The military situation for the Bolsheviks is grim. The Czechoslovak Legion, allied to the anti-Bolshevik Komuch government in Samara appears to be unstoppable. Simbirsk in the Volga region has fallen to them, a target of symbolic importance as it is the birthplace of Lenin. Ekaterinburg too is now in their hands, falling to the Czechoslovaks a week after the Bolsheviks there had killed the Tsar and his family; the Czechoslovaks find no trace of the dead royals although a British officer serving with them manages to rescue Joy, the Tsarevich‘s pet dog, the only survivor of the executions.
Desperate times require desperate measures. Trotsky, the war commissar, has already shocked socialist sensibilities by seeking to recruit former Tsarist officers into the Red Army. Now he goes further, ordering the mass conscription of all former officers in the hope of professionalising the Red Army’s officer corps. To avoid leftist opposition to this measure he abolishes the Red Army’s soldiers’ committees.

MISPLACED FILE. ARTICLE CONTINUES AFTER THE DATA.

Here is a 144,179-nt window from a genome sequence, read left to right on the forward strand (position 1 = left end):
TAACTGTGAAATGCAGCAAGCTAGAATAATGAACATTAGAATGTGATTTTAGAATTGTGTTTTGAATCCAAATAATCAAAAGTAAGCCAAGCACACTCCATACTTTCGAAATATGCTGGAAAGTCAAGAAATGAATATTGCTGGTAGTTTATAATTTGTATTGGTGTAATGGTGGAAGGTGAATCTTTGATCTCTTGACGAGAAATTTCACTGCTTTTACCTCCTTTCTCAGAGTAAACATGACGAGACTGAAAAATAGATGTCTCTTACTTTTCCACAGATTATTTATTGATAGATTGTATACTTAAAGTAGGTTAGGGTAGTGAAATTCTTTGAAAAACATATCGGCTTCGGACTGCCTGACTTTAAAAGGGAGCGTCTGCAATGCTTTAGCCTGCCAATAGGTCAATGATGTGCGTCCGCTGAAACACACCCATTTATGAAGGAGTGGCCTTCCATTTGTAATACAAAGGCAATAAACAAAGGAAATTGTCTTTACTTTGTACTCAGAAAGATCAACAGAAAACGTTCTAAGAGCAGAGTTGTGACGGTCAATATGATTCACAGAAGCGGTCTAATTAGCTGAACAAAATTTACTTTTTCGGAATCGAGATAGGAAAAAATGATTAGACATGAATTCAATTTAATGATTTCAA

For those Tsarist officers who find themselves in the zone controlled by the Bolsheviks, the choice is now simple: either they join the Red Army and take up arms against their former comrades now serving with Denikin and Alexeev, or they face imprisonment and other reprisals at the hands of the Bolsheviks. Further encouraging them into the Red Army’s ranks is the fact that many of these former officers are now effectively destitute as a result of the revolution. With no real choice they join the Red Army in large numbers, to the dismay of those who see their presence as symbolising a betrayal of revolutionary principles.
Joy the Spaniel (Maja the Most Happy: the Fate of Joy)